All he could say was that the smells emanating from the kitchen at all hours of the day were incredible. Potent spices mixed with the heady tang of berries and fruits, while melted chocolate blended sumptuously with wood smoke and chilli powder. Each day he would sit outside the kitchen door, each waft of scent sending him into an olfactory rapture. It is well known that Gelerts have incredibly sensitive noses, and sometimes the divine aromas just became too much, and sent him into paroxysms of delight during which he could do nothing but lie on the floor, whimpering and twitching.
The longer Ophaon took in the kitchen over her culinary concoctions, the more Rhej looked forward to the evening, when he would be allowed to take a tiny sample of whatever it was she had been cooking that day. It seemed to him like she discarded most of the end results of her experiments, but there were usually a few morsels left for him to wolf for his supper.
Meanwhile, business was slow. A few regular customers came to eat in the early afternoon, elderly Neopets who lived just down the road, with their Petpets perched precariously on their laps as they sipped at lukewarm soup or ate cucumber sandwiches cut up into little triangles. Rhej served them all day, making up the simple dishes himself with minimal ingredients, all the while dreaming of whatever culinary wonders Ophaon was cooking up behind those kitchen doors.
Soon it seemed that the inspiration she had got from their trip to Mystery Island had run out, and she began to disappear off for days at a time with no explanation. When she returned from these mysterious journeys, she would lock herself in her room for hours, and when Rhej pressed his ear to the door, all he could hear was the scratch of her pen, and her occasional frustrated mutterings.
As the weeks passed, Rhej began to grow thinner and thinner. Ophaon was his main source of food – she cooked for him, while he ran the business - that was always the way it had been. Now he was forced to forage around in the kitchen for scraps – when he was allowed in there at all, that is. She kept most of the cupboards locked, and it seemed almost as if she had forgotten all about her friend. He crept around their home, trying not to disturb her, for she could get into foul moods these days and snap at him for the smallest of things, and an angry Krawk is not something you want to be faced with.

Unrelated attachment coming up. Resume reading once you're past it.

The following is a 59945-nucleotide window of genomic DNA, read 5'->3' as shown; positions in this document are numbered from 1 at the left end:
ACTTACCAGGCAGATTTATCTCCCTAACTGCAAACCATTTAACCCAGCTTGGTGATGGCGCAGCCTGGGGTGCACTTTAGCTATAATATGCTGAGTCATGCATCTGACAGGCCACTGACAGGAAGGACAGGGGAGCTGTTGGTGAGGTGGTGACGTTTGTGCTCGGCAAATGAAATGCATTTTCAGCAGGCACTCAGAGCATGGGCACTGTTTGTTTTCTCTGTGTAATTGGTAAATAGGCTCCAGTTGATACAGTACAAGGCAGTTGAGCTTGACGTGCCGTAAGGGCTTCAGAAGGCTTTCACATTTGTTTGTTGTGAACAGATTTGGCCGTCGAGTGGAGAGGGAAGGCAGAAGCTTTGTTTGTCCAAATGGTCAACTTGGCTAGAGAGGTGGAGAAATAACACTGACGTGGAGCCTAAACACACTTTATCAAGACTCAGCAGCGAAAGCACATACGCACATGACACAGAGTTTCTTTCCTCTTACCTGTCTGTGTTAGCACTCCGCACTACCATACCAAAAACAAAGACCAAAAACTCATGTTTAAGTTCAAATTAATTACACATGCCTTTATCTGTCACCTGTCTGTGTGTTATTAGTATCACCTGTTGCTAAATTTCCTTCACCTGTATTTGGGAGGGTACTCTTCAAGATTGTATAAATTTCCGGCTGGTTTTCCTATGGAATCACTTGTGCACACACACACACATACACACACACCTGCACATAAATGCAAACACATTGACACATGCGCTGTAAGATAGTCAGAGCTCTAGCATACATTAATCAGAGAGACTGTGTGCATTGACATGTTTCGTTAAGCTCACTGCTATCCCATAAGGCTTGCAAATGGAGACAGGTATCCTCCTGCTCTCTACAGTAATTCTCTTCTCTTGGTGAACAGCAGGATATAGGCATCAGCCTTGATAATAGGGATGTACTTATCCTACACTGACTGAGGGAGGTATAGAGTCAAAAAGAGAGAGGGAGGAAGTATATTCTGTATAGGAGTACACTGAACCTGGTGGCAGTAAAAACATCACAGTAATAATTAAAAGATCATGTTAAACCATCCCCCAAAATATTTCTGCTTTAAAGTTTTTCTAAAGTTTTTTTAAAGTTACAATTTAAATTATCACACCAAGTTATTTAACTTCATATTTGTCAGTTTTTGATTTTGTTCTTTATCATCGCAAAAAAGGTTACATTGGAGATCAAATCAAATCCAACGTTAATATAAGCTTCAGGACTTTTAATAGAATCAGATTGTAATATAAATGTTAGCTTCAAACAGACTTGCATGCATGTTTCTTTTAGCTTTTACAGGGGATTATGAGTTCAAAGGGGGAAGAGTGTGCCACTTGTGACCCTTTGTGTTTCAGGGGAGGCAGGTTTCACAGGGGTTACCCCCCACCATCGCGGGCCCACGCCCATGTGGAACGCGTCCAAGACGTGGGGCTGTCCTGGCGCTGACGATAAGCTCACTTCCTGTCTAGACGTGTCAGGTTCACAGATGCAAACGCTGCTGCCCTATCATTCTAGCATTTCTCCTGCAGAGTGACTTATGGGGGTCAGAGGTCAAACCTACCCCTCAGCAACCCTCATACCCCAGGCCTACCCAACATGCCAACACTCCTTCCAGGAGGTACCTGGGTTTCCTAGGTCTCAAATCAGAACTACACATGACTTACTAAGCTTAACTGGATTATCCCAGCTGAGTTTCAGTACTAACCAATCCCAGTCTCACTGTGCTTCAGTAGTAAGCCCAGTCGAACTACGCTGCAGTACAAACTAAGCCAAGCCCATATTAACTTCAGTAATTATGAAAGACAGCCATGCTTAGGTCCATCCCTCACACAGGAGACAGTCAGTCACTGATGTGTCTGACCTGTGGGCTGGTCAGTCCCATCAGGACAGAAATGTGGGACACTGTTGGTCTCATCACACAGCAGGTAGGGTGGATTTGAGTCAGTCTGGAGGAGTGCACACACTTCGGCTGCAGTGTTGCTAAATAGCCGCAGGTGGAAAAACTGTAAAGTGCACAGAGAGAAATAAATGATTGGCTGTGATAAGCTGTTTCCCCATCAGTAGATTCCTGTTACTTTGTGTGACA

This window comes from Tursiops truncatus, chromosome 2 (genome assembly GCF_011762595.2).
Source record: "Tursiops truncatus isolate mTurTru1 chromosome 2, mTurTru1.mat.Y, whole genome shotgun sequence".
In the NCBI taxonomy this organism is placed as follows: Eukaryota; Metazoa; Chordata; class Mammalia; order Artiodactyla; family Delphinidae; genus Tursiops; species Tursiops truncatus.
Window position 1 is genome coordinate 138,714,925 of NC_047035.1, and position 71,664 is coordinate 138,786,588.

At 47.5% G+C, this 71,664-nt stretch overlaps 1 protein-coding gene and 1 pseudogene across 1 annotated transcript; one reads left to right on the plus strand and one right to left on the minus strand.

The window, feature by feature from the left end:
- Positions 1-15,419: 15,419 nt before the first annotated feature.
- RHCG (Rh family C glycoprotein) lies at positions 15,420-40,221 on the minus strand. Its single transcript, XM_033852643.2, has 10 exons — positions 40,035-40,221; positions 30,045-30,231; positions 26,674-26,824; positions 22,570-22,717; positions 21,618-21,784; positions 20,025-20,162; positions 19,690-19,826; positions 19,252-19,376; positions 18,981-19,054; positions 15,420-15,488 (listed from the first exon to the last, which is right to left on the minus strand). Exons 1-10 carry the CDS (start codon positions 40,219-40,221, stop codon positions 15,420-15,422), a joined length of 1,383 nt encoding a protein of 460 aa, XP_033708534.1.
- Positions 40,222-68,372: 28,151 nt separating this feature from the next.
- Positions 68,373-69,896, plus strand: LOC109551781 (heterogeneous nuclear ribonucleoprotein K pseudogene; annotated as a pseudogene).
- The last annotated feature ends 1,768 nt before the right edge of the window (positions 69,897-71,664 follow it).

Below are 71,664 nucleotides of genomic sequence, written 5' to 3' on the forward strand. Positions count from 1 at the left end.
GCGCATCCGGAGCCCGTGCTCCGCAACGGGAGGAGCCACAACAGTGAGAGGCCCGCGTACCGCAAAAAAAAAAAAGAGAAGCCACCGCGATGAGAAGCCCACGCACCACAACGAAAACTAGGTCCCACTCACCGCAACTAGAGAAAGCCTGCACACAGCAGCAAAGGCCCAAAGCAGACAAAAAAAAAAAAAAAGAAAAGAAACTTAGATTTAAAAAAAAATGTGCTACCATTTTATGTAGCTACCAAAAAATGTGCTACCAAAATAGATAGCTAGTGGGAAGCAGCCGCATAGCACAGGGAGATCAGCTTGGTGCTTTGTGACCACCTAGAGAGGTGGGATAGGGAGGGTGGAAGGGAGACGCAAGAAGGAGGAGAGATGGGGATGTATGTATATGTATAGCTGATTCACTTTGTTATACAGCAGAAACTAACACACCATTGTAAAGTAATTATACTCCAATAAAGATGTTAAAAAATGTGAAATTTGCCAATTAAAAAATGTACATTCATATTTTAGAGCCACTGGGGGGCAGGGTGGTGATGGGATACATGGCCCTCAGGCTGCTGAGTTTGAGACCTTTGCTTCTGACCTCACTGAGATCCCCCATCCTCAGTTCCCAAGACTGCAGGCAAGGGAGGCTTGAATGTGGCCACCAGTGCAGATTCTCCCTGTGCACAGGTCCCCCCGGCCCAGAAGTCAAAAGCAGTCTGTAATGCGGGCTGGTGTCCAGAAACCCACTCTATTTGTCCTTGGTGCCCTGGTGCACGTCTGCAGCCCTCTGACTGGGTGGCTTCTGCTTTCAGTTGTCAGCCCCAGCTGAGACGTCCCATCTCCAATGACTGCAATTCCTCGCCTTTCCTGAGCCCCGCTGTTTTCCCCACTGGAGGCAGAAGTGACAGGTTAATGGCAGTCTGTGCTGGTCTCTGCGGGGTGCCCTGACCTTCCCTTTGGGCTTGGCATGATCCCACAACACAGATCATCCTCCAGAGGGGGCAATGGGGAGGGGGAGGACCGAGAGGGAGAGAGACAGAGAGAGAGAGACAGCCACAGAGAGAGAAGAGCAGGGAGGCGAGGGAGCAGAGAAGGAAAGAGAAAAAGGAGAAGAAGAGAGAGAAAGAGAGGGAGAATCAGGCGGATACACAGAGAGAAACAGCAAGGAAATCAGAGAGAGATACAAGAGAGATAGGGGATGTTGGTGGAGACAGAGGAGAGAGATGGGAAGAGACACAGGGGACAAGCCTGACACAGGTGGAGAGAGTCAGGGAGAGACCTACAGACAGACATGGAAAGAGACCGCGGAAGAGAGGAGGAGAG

One day, Rhej was lying outside the kitchen door, breathing deep of the warm, scented air that was coming billowing out from under it, when Ophaon emerged. Her clothes were covered with various food stains, her fingers were nicked where she had accidentally peeled or grated too far, but there was a look of pure elation on her face.
“I’ve done it. It’s ready. Everything is ready!”
It was then that she saw the look on Rhej’s face, and his ribs beginning to stick out underneath his once luscious coat. Her face fell, and she quickly gathered the pathetic creature up into her arms and whisked him into the kitchen. He was too tired and hungry to protest. She lay him gently down on his own bed in the corner by the fire.
“Rhej, I am so sorry. I’ve been so preoccupied; everything has seemed so strange lately. It’s like I am unstoppably driven to cook more, create more, invent more. Soups, stews, tagines, casseroles, fondues, pizza, sandwiches, noodles, dumplings, cakes, tortes, mousses... anything I can think of, anything I can mix and match and make my own. I’d forgotten how hungry you must be, how hard you have worked...” As she spoke, she bustled busily around him, clearing away pots and pans, getting this and that out of the cupboard, a trail of wonderful scents wafting behind her.
“Here.” She set a great bowl of thick broth down in front of him, then pulled up a chair to sit next to the hearth. “Eat this, and I’ll tell you everything.”
Gratefully, Rhej began to lap at the broth before him. The thick liquid contained a variety of vegetables and some kind of delicious meat he couldn’t name – tenderly braised and infused with herbs that made his taste buds dance.
“I’d been thinking, long before we went to Mystery Island, about what we could do to reinvent the Peachpas. It’s gotten stale – our menu doesn’t offer anything new, it’s all ‘same same same’. Neopets today want surprises – they want mystery in their cuisine, exotic, never-before-tasted flavours. Even gourmet foods, things that used to be new and rare, don’t always cut it these days. Negg Soup? Pah! Yesterday’s news! Ghost Pizza? No dice! These old, outdated flavours offer nothing new to the sophisticated palate.”
Rhej closed his eyes. He’d just taken a bite of a large chunk of parsnip, and the explosion he felt in his mouth was completely unprecedented. A subtle glaze of honey on the surface of the vegetable began the experience, a usual start to such a thing, but beneath that... He struggled to identify all of what he could taste. A flash of onion, a wisp of thyme, the tiniest, merest speck of salt – and none obscured the flavour of the wonderfully cooked vegetable. Once he’d savoured every last bit, his tongue continued to explore every gap in his teeth to seek out anything that may have been left behind. Once it was all gone, he returned his attention to the rest of the broth, shivering with anticipation at what other wonders it might hold.